I am twenty-one years old, nonbinary, and in my third year studying neuroscience and philosophy at Brown University. I create virtual things and non-virtual things, and most of them are garments designed to people's needs and measurements. My work navigates gender in nuanced ways and is often femme. It comes from my South Asian ancestors and my queer ancestors. It's made of feelings of being alien in an otherworldly and celestial way. It comes from the idea that everyday is an occasion, an opportunity to be unapologetically oneself; that the virtual offers an exploration into our impossible selves; that we are all larger than life. I'm just designing garments that help me and others see and be themselves.
Bodies are weird. Part of being nonbinary, for me, is constantly attending to how I want to present my body, especially as that presentation relates to gender. In lockdown, I’ve had a lot more alone-time, which has been time to get to know myself and figure out how I want my body to read (rather than how I imagine others might want my body to read). Some of the narratives that we can construct from these images have to do with me discovering drag as a new medium of gender expression. Some narratives have to do with discovering that I can find ways to read as nonbinary both in and out of drag. I can be anything I want and in any way. Some days I feel like presenting femme, some days butch, some days somewhere in-between, some days somewhere outside, etc. The images also reveal that over lockdown I’ve found more nuanced ways to situate myself in gender, and that despite being nuanced, these ways can still read as gendered in those nuanced ways. I’m building skill sets in things like makeup, sketching, and fashion design, but also in things like navigating gender, navigating pop culture, and recalling personal histories. I’m going to keep prancing around as an approximation to the self-presentation I imagine, and maybe one day I will prance around actually in those ways I imagine.
I’ve put aside a project that’s a digital world with queer ghost monsters. It involves 3D character creation, animation, and sculpting virtual settings. The concepts are really interesting, and it’d be fulfilling. For the amount of time and energy it will take, I’m just not interested enough in completing it right now. The project requires skills that I haven’t yet built the basics for. I could build those skills while working on the project, and get ‘over the hump’, but I’d rather take it slowly so that I get to work on other fulfilling projects. I also just don’t have the emotional energy right now to devote several months with an intense, determined work ethic to finish a project that will ultimately only serve a background role to the garments I design for the queer ghost/monsters (and to the choreography I perform as the monsters).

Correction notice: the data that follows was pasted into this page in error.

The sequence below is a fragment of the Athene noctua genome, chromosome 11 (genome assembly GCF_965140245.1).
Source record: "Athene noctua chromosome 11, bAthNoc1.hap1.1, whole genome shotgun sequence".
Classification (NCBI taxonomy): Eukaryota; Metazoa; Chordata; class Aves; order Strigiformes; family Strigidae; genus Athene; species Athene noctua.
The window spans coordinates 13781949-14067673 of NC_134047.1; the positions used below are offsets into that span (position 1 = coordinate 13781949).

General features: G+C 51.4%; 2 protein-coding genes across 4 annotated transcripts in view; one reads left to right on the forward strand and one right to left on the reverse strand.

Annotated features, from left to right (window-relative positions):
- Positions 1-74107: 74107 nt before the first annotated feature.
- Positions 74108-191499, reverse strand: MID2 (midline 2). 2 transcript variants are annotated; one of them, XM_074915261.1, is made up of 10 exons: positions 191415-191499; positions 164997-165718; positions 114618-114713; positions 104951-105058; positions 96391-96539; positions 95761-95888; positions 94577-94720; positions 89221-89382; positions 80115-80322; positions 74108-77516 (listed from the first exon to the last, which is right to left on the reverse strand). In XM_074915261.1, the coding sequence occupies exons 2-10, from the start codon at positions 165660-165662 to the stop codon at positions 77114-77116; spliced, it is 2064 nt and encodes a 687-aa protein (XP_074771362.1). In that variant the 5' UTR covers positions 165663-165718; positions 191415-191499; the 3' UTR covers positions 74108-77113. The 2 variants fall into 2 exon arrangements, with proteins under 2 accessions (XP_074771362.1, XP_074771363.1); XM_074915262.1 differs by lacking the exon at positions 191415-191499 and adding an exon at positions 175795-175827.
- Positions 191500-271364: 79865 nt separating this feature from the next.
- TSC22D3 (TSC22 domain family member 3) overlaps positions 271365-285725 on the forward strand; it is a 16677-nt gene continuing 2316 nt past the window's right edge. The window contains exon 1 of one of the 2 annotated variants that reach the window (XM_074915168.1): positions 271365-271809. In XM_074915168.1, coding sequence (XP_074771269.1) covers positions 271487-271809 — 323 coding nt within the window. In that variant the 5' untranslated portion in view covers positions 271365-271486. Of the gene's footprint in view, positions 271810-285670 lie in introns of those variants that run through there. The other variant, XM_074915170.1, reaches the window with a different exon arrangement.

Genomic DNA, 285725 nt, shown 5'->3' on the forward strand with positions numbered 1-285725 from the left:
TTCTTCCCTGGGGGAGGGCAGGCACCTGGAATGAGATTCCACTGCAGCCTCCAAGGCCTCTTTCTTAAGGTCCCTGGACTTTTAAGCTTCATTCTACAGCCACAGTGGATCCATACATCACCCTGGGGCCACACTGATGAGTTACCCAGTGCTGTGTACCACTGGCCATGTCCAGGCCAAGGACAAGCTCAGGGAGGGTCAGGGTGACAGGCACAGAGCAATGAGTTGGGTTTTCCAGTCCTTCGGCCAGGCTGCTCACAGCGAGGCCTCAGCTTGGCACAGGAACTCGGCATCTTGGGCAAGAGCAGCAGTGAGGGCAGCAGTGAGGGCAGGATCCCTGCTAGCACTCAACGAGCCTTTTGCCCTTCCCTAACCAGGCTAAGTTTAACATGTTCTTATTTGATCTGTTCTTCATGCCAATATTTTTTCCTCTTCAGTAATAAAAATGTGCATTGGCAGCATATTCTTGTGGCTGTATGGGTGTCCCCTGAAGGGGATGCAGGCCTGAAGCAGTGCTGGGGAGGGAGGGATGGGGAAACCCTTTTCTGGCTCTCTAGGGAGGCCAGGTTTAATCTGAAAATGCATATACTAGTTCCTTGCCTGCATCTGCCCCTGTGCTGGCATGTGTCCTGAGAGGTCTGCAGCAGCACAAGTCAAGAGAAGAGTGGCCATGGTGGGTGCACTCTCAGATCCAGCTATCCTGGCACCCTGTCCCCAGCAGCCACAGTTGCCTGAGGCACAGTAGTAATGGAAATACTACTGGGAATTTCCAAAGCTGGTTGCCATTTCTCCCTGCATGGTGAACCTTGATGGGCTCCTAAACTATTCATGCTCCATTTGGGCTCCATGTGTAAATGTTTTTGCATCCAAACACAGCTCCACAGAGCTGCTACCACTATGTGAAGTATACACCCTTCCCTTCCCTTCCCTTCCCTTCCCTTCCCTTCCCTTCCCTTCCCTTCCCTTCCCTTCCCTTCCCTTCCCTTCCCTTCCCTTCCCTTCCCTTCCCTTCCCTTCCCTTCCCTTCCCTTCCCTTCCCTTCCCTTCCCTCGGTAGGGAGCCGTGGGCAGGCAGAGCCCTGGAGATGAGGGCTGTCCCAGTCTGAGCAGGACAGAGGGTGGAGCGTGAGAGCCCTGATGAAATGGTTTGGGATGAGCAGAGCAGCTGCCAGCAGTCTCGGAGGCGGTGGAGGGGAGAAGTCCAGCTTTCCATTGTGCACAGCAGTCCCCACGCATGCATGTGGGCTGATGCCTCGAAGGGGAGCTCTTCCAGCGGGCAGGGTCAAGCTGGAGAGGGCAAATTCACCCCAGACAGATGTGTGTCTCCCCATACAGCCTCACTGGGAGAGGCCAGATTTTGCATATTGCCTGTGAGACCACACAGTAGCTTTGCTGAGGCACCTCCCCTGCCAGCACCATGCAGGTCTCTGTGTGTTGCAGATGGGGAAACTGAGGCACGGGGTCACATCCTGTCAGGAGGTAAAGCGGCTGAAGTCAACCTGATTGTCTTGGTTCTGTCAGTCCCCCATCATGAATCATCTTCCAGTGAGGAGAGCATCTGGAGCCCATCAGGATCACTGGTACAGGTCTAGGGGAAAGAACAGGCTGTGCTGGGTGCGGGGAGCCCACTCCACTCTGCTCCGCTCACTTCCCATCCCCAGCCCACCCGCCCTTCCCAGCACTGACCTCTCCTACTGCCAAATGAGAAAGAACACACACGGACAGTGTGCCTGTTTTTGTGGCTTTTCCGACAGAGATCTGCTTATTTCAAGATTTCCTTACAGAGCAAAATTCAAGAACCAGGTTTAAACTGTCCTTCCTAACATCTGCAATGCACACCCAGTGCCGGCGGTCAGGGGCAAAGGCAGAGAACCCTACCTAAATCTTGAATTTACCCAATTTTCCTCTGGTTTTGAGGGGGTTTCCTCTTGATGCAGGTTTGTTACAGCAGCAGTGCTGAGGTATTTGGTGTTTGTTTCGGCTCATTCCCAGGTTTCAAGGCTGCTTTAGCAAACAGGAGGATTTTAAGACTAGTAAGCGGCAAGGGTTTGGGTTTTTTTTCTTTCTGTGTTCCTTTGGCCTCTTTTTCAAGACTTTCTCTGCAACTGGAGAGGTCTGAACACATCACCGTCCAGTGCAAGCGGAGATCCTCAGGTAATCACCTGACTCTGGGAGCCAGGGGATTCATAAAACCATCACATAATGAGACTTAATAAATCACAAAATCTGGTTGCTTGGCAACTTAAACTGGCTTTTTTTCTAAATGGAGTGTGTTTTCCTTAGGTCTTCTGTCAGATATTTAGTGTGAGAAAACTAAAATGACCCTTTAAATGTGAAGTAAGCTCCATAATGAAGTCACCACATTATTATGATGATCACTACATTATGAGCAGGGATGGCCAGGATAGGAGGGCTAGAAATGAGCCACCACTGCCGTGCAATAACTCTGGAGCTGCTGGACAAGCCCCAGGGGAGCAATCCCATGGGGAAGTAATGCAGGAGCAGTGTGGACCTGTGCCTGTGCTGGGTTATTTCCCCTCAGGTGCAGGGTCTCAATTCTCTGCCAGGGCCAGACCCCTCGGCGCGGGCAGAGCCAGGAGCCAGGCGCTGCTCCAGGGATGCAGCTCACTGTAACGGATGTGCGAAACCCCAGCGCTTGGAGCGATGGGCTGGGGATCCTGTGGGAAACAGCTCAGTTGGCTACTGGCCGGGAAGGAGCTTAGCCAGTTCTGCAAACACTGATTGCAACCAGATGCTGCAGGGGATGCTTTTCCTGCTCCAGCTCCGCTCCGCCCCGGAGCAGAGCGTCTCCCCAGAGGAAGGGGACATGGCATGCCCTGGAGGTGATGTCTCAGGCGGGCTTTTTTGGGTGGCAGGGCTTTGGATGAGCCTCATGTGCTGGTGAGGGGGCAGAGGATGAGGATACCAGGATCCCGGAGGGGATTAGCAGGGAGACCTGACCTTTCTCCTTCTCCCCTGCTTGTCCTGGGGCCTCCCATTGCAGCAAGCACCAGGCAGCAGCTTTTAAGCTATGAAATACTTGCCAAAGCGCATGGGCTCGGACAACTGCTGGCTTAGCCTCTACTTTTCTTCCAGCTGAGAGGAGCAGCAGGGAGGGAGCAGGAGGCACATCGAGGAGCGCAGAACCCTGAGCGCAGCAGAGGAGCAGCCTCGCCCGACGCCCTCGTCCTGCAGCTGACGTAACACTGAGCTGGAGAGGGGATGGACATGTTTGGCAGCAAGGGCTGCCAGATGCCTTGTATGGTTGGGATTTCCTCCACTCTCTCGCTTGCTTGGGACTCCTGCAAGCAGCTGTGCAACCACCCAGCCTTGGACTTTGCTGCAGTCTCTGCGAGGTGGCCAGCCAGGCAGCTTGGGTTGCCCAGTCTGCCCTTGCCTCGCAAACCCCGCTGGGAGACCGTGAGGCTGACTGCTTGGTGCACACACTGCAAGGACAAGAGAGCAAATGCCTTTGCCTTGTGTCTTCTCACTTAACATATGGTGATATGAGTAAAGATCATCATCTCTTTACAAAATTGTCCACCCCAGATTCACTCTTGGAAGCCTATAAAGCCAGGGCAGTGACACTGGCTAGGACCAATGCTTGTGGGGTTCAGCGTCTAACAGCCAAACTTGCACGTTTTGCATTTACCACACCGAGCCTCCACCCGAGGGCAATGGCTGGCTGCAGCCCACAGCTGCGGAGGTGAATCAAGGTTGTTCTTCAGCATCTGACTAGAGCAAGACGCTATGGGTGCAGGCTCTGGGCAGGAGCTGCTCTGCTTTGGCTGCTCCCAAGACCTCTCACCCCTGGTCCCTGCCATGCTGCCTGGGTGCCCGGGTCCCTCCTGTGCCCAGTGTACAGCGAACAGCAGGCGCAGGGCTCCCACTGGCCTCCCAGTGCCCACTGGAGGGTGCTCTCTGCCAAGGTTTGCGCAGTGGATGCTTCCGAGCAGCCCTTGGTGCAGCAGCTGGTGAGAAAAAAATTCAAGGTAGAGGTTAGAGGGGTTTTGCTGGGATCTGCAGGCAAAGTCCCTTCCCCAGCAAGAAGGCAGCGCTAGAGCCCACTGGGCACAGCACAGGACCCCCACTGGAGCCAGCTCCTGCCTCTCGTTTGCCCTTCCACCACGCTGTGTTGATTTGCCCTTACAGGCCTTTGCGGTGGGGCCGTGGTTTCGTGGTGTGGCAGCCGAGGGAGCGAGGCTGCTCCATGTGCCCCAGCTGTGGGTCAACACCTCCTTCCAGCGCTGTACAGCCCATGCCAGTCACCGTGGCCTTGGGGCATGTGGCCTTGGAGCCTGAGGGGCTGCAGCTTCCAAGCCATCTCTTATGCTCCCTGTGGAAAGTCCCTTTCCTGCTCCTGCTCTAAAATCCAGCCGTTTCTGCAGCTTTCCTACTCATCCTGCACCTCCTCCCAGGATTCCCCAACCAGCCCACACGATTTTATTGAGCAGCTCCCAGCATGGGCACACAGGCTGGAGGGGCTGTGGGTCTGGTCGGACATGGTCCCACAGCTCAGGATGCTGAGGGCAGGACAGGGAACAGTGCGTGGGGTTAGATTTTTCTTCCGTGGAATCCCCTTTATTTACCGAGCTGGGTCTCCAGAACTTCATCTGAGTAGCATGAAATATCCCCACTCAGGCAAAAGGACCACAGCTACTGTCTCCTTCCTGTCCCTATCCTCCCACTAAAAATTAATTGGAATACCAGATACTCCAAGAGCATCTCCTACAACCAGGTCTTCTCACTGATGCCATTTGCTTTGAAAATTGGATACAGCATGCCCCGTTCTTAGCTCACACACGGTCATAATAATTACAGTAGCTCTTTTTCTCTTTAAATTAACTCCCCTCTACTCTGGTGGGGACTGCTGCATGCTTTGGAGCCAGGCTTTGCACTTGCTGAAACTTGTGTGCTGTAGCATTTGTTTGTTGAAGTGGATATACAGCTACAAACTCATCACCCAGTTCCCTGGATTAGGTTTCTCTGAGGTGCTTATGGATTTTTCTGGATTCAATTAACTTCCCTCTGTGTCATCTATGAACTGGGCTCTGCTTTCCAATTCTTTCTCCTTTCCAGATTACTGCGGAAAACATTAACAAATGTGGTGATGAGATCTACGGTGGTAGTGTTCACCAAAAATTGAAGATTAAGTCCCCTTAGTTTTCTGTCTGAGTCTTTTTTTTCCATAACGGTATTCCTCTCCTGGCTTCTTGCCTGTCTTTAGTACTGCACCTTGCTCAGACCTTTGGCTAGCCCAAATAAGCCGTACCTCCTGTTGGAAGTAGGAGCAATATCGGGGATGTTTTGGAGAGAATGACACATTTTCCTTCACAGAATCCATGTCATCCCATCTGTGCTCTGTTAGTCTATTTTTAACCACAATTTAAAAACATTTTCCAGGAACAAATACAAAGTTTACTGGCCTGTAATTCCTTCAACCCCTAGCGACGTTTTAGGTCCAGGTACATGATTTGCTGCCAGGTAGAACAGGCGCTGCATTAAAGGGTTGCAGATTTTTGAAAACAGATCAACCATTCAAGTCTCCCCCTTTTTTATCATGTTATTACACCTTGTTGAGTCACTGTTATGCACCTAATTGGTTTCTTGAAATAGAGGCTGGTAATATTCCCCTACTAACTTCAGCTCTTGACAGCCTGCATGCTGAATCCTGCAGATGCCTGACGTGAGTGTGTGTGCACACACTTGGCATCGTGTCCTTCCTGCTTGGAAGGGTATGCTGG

I’ve set the project aside while I work on other projects and slowly build the skill set. I’ll eventually create this fun virtual realm, and I’ll do it on a timeline that makes sense. The project used to make me feel urgency and fear. I’m still disappointed that it will be a while until I get to work on it in a way that I’d call “play.” It’s also hard to navigate new technologies. Nonetheless, the urgency and fear are gone, so I have the time to work on it according to my immediate interest and emotional ability. It feels more peaceful and I’m content with it.
About the Guild
The RISD Museum Guild is a group of undergraduate students from local colleges and universities who work toward representation, inclusion, and advocacy for student voices in the museum space. We typically plan and facilitate public programs that allow artists from local colleges to share their processes. During the pandemic, the RISD Museum Guild has had to adjust our modes of working collaboratively. Like you, we squished our faces into a shifting mosaic of Zoom rectangles, with members calling in from Providence, New Orleans, New Delhi, London, and more. Unravel: An Anti-Exhibition has grown out of this shared virtual space.